‘Godsend’ Should be a Sin to Watch

El Vaquero Staff Writer

It’s a good thing that movie producers have decided to cut back on the number of slasher-type horror films they release. In the ’80s, every other film was about a serial killer like Michael Myers from the “Halloween” saga that wore a masks from a costume collection and would go around killing horny teenagers at summer camps.

Fortunately, nowadays horror films have decided to focus more on stories that have to do with surreal or abnormal experiences like in “The Cell,” or about how the carelessness of mankind could lead to dire consequences like in “28 Days Later.” But like in all film genres there will always be those that add a huge stain to their reputations.

Such is the case with the new suspense-horror film, “Godsend.”

“Godsend,” from Nick Hamm, a rather unknown director, is a film about cloning and, despite all the current news about cloning, this film offers no actual insight into the consequences of the practice. It’s just another film with a good premise but a bad script.

The film begins with a happily married couple, played by Greg Kinnear and Rebecca Romeijn-Stamos, who one day lose their son after he was hit by a car. . Then one day, a doctor, played by Robert De Niro, who has heard about the couple, gives them the opportunity to have their child back.

De Niro wants to use the cells of the dead child to create an identical fetus and implant into the mother.

Up to this point “Godsend” is a good drama that seems like it will have a happy outcome for the married couple. I think after this point someone hit the “auto-pilot” switch which turns “Godsend” into a a really clichéd “been there, done that” horror film.

When the cloned boy turns 8-years-old, (the age at which the previous son died) he begins to see things and hear things from somewhere else. This movie is no longer about cloning; it turns into an intolerable horror film to watch.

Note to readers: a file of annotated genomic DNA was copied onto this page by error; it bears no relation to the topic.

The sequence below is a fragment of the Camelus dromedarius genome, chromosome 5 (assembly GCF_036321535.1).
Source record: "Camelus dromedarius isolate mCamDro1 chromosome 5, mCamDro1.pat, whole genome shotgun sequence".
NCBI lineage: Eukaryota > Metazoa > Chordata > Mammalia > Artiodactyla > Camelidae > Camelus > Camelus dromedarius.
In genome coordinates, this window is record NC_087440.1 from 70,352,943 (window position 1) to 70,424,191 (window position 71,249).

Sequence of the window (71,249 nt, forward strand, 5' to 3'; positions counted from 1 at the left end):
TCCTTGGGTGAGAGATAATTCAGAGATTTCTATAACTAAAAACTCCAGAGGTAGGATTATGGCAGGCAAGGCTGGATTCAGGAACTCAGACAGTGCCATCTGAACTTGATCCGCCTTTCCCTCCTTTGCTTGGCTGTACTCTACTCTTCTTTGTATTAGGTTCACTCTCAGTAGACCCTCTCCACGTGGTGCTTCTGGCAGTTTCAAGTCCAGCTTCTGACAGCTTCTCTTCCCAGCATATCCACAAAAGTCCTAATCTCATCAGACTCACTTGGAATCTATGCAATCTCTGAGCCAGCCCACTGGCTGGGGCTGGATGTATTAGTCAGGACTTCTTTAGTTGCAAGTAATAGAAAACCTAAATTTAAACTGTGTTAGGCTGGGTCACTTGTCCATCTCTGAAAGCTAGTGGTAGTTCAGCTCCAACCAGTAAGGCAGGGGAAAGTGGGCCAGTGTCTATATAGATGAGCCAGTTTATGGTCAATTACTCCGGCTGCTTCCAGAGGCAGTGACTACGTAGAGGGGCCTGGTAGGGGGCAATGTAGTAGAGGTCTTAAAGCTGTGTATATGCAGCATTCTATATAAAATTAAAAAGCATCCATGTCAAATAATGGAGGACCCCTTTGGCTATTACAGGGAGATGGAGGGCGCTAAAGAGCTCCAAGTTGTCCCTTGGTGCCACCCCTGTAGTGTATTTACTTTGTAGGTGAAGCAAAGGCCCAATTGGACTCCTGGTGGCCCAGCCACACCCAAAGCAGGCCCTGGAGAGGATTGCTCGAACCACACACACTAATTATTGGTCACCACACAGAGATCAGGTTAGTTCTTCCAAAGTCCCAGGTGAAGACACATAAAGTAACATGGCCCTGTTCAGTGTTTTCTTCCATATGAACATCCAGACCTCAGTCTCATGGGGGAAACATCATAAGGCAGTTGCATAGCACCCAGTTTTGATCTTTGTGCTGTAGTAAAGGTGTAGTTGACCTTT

Even in its attempt to be a horror film, “Godsend” is not even remotely scary. It doesn’t even try to be original. Instead of trying to create a new style of scaring audiences, “Godsend” relies on the old “ghosts of little kids jump out of nowhere” trick.

Also, if there is only one thing that has been severely overdone in films it is the misuse of little kids in horror films. Once again, little kids seeing ghosts, or saying, “they’re coming” or “something bad is going to happen” has been done an immense amount of times. The only time this worked was with Linda Blair in “The Exorcist” because it was an original idea at the time.

The story is also such a mess because many questions such as why the cloned child turns evil. Towards the end the film seems to kind of give up on itself. The climax makes absolutely no sense and does not give a finished feel to the movie or a feeling that anything was absolved.
There really was no way this story could have been saved. The only thing that could have been saved were the reputations of big-time stars Kinnear, Stamos and De Niro. De Niro for crying out loud! This guy was in “The Godfather Part Two” and “Raging Bull.” The year of job offers must have been really, really bad for De Niro lately for him to agree to take this part. Further, he does not even make a good doctor. De Niro will always be remembered for playing really tough guys with attitudes, not some old, lab-coat-wearing pansy.

It seems like nowadays writers and directors are either doing a bad job on purpose, or turning in lackluster scripts just for the ridiculously high paychecks. “Godsend” is a clear example of both.
Final Score

*1/2 (Out of four.)